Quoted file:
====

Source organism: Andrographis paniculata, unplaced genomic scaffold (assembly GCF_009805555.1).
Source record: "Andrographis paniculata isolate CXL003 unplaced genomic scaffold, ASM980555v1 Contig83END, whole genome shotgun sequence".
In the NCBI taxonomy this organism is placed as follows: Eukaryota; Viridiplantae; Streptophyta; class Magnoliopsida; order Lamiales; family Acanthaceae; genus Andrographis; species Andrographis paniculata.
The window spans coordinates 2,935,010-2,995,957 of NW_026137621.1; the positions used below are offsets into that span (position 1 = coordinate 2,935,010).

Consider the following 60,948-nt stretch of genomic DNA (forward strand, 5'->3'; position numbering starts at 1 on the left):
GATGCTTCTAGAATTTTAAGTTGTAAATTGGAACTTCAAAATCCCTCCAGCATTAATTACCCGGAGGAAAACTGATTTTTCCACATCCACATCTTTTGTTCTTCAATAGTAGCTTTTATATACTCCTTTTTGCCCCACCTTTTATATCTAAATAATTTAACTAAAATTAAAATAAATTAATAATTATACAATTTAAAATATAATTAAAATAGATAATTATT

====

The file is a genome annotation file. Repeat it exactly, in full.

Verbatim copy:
Source organism: Andrographis paniculata, unplaced genomic scaffold (assembly GCF_009805555.1).
Source record: "Andrographis paniculata isolate CXL003 unplaced genomic scaffold, ASM980555v1 Contig83END, whole genome shotgun sequence".
In the NCBI taxonomy this organism is placed as follows: Eukaryota; Viridiplantae; Streptophyta; class Magnoliopsida; order Lamiales; family Acanthaceae; genus Andrographis; species Andrographis paniculata.
The window spans coordinates 2,935,010-2,995,957 of NW_026137621.1; the positions used below are offsets into that span (position 1 = coordinate 2,935,010).

Consider the following 60,948-nt stretch of genomic DNA (forward strand, 5'->3'; position numbering starts at 1 on the left):
GATGCTTCTAGAATTTTAAGTTGTAAATTGGAACTTCAAAATCCCTCCAGCATTAATTACCCGGAGGAAAACTGATTTTTCCACATCCACATCTTTTGTTCTTCAATAGTAGCTTTTATATACTCCTTTTTGCCCCACCTTTTATATCTAAATAATTTAACTAAAATTAAAATAAATTAATAATTATACAATTTAAAATATAATTAAAATAGATAATTATT